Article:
Throughout history, societies have told stories or mythos of how their country was created or founded, and how the people of these lands struggled and worked to establish their land/people. The main climax of these stories is the defeat over an enemy/enemies. Throughout history, many leaders and rulers apply these tales to real life, to inspire their people to triumph over their enemies for the well being of their people/country, but many of these “enemies” can be justified to be entire groups of people.

A current fear of Americans is the looming war with middle-eastern superpower Iran, but as these threats of war have been becoming more prevalent, I’ve started thinking about some of the consequences that Iranian-Americans might face in wake of tensions and possibly war. I think of this because of the many groups of people blamed during a national crisis, and this is more than just an American issue, this practice of blaming a minority for a country’s crisis is nothing new. Whether it came to Hitler blaming Jewish people for the Great Depression and Germany’s defeat in the First World War, or Saddam Hussein blaming Iraqi Shiites for a failed assassination attempt on him and other issues facing Saddam’s Iraq, with the same situation happening in a post-Saddam Iraq again but with Shiite Muslims blaming Sunni’s for their problems, or while under Japanese occupation of Korea, the Japanese treated Korean citizens like sub-humans, with much of this discrimination still happening today. This issue can be described as more of a human issue than an American issue, but this idea has been implanted in America since it’s birth.

In the 1700’s, British controlled America was almost entirely made up of English or European settlers with a sizable presence of slavery¬† in the 13 colonies. Much of the 13 colonies were decently settled and controlled by these (Mostly British) immigrants, the land controlled by Native Americans was protected by the Proclamation Line of 1763, which outlawed American settlers traveling across this boundary. After America won the War of Independence, Britain ceded the land that was reserved to the Native Americans to the newly founded United States. Conflict between American settlers and Natives was somewhat of an issue between 1781 & 1812, but these conflicts would become even more widespread after the war of 1812. Tecumseh, dozens of Native Tribes, and the British fought against America for 3 years during the war of 1812, a battle that stood out to the American people and government, was the battle of Fort Dearborn, which lasted only 15 minutes, Fort Dearborn was then burnt down and some of the civilians were killed. The aftermath of this battle were monumental, Native Americans have been killed, relocated, raped, and shunned upon by the American public over the last 200 years.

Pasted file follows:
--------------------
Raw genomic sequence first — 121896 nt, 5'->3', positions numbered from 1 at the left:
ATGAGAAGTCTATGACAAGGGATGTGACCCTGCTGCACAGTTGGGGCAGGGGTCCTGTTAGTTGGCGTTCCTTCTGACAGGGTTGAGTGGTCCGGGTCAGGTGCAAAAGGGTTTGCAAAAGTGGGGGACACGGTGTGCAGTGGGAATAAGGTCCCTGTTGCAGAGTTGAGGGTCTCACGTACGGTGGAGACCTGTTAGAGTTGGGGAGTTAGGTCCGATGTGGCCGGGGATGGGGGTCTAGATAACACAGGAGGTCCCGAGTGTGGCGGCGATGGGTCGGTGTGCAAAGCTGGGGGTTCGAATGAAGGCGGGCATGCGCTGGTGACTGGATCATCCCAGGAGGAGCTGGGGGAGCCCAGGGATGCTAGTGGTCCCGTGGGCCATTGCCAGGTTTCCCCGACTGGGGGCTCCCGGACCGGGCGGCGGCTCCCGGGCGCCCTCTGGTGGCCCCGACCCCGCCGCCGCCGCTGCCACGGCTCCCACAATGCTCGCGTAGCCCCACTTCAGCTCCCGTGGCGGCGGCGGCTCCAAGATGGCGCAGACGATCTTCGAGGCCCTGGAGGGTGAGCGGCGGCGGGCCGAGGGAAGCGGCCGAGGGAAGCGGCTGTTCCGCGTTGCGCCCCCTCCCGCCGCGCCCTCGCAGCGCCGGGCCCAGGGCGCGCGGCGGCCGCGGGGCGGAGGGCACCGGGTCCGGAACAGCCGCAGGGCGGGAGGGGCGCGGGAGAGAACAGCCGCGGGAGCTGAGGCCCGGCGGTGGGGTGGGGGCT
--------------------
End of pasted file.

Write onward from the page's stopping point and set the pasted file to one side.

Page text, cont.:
One of the more modern examples of Americans blaming an issue of crisis on minorities, is the Great Recession and Central American migrants. Prior to the Great Recession, immigration rates of the Mexican border were pretty steady, but when the recession hit, one of the first things blamed for the recession was Central American migrants. Whether it came to “Stealing Jobs” or “Increased Crime” many people found Central American immigrants an easy scapegoat for economic issues. These fears were put to its worse when I.C.E. took people from their homes, immigrants were put into cages, and families were separated because of government policy.

Overall, many people aren’t able to distinguish the acts of individual(s) as the acts of entire peoples or countries, these ideas also apply to leaders or politicians. Many of these ideas sprout through ignorance or being close-minded, the true way of moving past ideas like this is through acceptance, knowledge, and appreciation of different cultures and people.

Photo credit: “All Muslims are often blamed for single acts of terror. Psychology explains how to stop it” in¬†Vox


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